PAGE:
The South Carolina Workers Compensation Act (SCWCA) was enacted in 1935 as a compromise between workers and employers. Prior to 1935 in South Carolina, if a worker suffered an injury at work, the worker was required to prove the employer was in some way negligent.
The SCWCA, requires the employer or it’s workers compensation insurance company to pay for all medical bills associated with an injury that occurs “within the course and scope of employment.”
To streamline the multitude of work injury claims and make the system fair both the industry and workers, the SCWCA, requires the employer or it’s workers compensation insurance company to pay for all medical bills associated with an injury that occurs “within the course and scope of employment.” In addition to medical bills being paid for related medical needs, if the worker is out of work for more than 14 consecutive days, the worker is entitled to Temporary Total Disability benefits of approximately 2/3 of the worker’s average weekly wage. Once the worker reaches maximum medical improvement, the point at which doctors feel that medically, there is nothing else to be done to improve the overall function of the injured body part(s), doctors “release” the patient and evaluate the patient under the AMA Guides to the Evaluation of Permanent Impairment.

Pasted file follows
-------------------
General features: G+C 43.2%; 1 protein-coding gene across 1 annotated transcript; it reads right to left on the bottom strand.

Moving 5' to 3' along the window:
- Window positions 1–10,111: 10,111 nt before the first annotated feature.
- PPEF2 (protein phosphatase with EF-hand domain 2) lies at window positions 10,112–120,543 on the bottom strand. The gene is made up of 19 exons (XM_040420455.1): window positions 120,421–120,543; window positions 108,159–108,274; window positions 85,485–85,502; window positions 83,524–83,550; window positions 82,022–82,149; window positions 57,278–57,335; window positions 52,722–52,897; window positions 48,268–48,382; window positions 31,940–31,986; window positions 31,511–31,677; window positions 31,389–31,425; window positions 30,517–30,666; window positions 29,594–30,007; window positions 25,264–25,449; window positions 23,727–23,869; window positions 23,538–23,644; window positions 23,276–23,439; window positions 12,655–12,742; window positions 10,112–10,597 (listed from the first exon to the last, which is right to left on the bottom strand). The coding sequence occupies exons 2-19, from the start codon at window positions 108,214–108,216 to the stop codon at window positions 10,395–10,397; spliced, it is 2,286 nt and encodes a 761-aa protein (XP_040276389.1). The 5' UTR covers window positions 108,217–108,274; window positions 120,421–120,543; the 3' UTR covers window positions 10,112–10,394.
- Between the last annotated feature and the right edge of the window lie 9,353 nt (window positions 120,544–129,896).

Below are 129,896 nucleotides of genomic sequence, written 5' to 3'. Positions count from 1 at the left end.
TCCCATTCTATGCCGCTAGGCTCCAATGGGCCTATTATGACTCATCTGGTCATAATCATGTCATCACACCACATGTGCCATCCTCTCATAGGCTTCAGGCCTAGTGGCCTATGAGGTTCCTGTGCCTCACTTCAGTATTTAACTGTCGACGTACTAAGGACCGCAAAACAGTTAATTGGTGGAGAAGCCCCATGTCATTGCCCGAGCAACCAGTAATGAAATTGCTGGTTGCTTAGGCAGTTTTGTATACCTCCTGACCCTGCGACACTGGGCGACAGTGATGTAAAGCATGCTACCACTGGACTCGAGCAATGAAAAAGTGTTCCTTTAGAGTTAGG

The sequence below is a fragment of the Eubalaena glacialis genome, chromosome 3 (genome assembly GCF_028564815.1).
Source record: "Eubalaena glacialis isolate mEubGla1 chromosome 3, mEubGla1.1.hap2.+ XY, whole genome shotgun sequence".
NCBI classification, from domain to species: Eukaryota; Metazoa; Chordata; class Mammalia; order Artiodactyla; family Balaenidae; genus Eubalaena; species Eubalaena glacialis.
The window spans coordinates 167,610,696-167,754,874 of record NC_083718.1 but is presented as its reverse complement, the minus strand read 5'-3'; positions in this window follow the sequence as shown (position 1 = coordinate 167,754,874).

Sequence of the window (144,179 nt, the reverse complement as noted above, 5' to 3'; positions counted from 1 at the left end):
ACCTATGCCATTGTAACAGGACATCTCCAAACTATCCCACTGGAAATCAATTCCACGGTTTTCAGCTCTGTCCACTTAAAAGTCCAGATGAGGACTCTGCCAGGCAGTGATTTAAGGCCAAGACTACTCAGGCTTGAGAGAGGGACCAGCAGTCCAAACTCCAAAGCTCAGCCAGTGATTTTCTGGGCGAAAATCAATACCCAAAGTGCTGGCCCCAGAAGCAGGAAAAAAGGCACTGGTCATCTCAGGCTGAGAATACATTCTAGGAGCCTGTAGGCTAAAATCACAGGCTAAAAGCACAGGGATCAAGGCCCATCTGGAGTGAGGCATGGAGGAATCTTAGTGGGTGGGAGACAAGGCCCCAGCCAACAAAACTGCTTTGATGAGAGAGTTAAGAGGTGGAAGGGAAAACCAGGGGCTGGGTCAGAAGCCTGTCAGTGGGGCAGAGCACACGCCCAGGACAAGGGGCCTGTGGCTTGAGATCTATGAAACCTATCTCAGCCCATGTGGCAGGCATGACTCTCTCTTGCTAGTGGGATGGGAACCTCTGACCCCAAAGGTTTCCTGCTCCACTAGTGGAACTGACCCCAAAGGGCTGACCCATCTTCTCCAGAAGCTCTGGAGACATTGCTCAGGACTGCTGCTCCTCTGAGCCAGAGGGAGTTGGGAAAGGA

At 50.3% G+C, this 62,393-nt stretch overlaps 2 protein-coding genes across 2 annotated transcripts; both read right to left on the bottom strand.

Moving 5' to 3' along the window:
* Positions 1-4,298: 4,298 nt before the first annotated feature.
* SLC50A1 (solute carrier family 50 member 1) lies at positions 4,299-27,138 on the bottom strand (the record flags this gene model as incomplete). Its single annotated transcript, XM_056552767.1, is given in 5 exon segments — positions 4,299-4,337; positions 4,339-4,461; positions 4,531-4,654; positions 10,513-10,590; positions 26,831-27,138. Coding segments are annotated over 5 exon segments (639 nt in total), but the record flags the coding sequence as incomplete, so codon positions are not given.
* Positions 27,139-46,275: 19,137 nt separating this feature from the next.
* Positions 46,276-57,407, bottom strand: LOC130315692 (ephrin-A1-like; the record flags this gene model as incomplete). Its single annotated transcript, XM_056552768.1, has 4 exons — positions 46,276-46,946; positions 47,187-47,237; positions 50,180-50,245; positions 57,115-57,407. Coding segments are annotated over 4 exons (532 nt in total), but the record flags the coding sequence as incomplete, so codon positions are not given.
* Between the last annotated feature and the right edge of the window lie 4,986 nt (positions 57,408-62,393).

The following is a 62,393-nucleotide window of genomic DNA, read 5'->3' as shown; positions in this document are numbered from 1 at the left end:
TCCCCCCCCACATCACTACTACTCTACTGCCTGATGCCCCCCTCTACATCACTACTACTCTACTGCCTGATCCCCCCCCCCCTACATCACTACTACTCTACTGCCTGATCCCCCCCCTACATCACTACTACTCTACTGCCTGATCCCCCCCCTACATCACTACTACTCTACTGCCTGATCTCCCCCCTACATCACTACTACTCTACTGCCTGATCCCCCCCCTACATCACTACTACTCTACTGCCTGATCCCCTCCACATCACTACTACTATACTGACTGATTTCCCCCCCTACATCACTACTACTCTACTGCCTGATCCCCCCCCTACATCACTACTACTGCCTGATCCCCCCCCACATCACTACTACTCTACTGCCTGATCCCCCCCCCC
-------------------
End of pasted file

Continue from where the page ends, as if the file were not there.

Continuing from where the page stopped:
The SCWCA requires the employer to pay the worker compensation for any permanent disability suffered due to the injury. That can range from a minor impairment/disability, to a horrific, permanent, life changing impairment/disability. Each case is different; and compensation levels differ, based on the particular worker’s average weekly wage.